If you were stranded alone on Mars with hardly any food, oxygen, water and a limited supply of space technology and duct tape, what would you need to do to survive?
"I'm going to have to science the shit out of this," concludes astronaut Mark Watney, played by Matt Damon, in The Martian, when confronted by yet more attempts by the Red Planet to kill him.
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In the latest film from producer and director Ridley Scott (Alien, Blade Runner, Gladiator), set in 2035, Watney is part of the third manned mission to Mars. He's left behind by his five crew-mates, who think he's dead, when they blast off and escape from Mars during a violent windstorm.
The movie is based on a bestselling novel by Andy Weir, whose goal was to write a story about a manned mission to Mars using today's technology – "no made up stuff," he told CBC News in an interview following the film's world premiere at the Toronto International Film Festival this weekend.
Weir, a computer programmer, imagined what would happen if things went wrong: "What if all these things break?"
That's the problem that Watney is confronted with – left wounded, with no way of communicating with Earth, no ship to leave on and food supplies that can't possibly last until the earliest potential rescue years from now, the botanist-engineer-astronaut relies on science to help him hack together the resources he needs from the limited supplies at hand.
Almost every solution goes wrong the first time (growing potatoes from human feces on Mars is a lot more complicated than you might think), resulting in explosions and other disasters. But the wisecracking Watney's sense of humour and his will to "science up" a way to survive are unflagging, driving the story forward, albeit in a rather predictable way.
A new view of Mars
Along the way, the viewer gets an intimate view of Mars as you've never seen it. Scott's trademark sweeping panoramas feature Watney looking tiny against red landscapes with soaring cliffs and rock formations, a giant volcano and skies decorated with funnel clouds (filmed in Jordan, with special effects added).
Most closeups of Mars we've seen have been the ground-level perspective of NASA's rovers.
Scott calls that "boring, flat, reddish ground." He aimed to show more dramatic parts of Mars's topography from a different perspective based on high-resolution images taken by satellites orbiting Mars.
Anyone who has read Weir's book will find the movie makes them aware of how visually sparse the book is, which Weir says is deliberate ("Who wants to read about what a mountain range looks like?"). In a sense, it fills in some of the gaps in the book (but not all of them – we ultimately find out very little about the characters in either the book or the movie, Watney included).
Some of the visualizations – especially the huge spaceship Hermes, designed to shuttle astronauts between Earth and Mars – surprised even Weir.
"Hermes doesn't look anything like I imagined… but it's awesome," he said.
But the movie leaves different gaps than the book — in a sense, it's complementary. Weir's book includes detailed calculations and scientific explanations, sometimes drawn out over many pages. In the movie, the science is sometimes compressed into a seconds-long scene followed by Watney's brief explanation for the camera, or represented by subtle details in the background or props.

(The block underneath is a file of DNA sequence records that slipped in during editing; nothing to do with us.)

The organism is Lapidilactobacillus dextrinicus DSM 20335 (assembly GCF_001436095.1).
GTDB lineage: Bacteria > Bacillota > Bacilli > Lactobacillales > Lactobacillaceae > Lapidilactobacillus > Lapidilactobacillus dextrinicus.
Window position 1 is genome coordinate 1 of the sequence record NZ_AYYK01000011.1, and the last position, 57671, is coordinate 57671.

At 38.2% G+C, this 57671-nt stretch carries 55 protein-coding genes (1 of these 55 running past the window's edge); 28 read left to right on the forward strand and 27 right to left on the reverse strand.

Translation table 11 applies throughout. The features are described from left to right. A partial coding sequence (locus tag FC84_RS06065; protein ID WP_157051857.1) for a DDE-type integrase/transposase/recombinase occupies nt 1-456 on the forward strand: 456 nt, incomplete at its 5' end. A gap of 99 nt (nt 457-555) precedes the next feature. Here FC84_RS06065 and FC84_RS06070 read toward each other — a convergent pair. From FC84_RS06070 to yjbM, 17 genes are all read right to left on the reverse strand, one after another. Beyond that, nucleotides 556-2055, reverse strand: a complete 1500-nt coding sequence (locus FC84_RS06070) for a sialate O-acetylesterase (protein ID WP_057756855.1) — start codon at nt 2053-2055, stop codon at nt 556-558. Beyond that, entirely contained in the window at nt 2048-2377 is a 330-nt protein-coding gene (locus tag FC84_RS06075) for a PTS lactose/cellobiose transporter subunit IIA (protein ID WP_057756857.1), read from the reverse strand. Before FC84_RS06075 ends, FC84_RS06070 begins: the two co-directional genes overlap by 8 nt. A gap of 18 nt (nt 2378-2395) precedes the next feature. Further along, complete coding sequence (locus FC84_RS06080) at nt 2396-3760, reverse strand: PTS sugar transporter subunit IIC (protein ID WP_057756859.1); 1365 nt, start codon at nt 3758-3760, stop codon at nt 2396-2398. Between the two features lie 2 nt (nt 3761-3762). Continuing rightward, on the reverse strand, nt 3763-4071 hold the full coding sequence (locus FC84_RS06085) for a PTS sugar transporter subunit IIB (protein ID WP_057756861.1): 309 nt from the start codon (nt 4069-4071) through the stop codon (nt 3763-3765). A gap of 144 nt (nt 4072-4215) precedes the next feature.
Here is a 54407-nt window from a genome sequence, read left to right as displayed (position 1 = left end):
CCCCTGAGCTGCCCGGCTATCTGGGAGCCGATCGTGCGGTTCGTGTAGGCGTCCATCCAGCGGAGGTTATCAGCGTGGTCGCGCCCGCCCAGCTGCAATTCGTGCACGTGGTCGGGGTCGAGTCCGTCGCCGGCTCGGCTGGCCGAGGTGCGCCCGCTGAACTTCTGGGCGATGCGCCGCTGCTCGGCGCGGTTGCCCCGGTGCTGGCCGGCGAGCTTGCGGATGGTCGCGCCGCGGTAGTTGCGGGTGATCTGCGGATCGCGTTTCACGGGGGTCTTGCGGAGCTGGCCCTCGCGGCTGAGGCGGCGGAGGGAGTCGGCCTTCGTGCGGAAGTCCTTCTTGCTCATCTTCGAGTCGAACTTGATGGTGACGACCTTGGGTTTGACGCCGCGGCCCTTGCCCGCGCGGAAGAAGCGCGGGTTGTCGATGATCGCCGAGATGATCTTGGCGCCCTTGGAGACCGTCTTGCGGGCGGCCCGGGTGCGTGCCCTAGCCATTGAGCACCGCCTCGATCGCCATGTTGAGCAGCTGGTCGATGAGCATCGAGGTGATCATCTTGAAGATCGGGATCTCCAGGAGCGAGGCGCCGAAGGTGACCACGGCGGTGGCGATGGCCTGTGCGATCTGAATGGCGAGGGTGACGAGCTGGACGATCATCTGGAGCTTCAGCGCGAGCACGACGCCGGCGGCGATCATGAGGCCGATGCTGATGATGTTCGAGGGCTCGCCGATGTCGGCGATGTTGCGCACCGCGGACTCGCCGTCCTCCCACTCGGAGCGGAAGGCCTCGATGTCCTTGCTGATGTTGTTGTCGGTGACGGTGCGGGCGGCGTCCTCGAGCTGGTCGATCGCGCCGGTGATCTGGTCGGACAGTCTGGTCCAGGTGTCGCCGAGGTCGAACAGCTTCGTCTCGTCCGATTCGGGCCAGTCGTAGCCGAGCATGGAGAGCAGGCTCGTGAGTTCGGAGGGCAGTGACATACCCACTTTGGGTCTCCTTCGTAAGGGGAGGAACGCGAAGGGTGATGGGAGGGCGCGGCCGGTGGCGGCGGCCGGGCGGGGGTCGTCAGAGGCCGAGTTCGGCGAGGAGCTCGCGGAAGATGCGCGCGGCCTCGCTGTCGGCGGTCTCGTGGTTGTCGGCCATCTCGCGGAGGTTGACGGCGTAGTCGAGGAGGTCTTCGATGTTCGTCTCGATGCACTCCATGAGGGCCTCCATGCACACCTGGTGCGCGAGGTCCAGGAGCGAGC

"Everything is scientifically accurate," Weir said. "They just don't bother to explain it to you, which is good because otherwise it would be very boring."
When introducing the film at TIFF, Scott called it "particularly complex on paper."
The zero-gravity sequences were the hardest to pull off, Scott said, partly because of the cumbersome computer control required — "people on wires are a pain in the ass."
Hollywood dust storm
Jim Green, director for planetary science at NASA — the real-life counterpart of the film's Vincent Kapoor, played by Chiwetel Ejiofor — said the biggest scientific inaccuracy in the movie is the dark, raging dust storm that opens the movie.
"We never have anything like that on Mars today," Green said. While there are hurricane-speed winds on Mars, the atmosphere is so thin that they can't apply much force. "It's not enough to straighten an American flag" – let alone tip over a spacecraft as it nearly does in the movie.
Scott shrugs at that. "What the hell?" he says. "It's a movie."
I was quite surprised to learn that some of the technology described in The Martian is as close to reality as it is:
- The ion engine technology that powers Hermes will power an unmanned spaceship that is expected to launch during the 2020s, NASA's Green says. The ship will be part of NASA's "asteroid redirect mission" to pull a multi-tonne boulder off an asteroid and bring it into stable orbit around the moon for astronauts to explore.
- The radioisotope thermoelectric generator — the plutonium-filled heat and power source that plays a big role in the story — is what powers the electrical systems of the Curiosity rover that is already on Mars.
- An oxygenator that pulls carbon dioxide out of Mars's atmosphere and converts it into breathable oxygen, similar to the one in the Hab (Watney's home on the Red Planet), will head to Mars aboard the Mars 2020 rover in just five years for testing.
In fact, Weir says, some of the challenges that Watney experiences could be solved by the latest technology today, six years after he started writing the book.
For example, Watney relies on filters in his space suit to remove the carbon dioxide he breathes out and stop him from suffocating, but those can only absorb a limited amount of carbon dioxide before they stop working. NASA recently developed a new system that doesn't have such limitations.
"The Martian takes place in 2035," Weir said. "It's 2015, and already those canisters are outdated technology."
The Martian opens in theatres Oct. 2.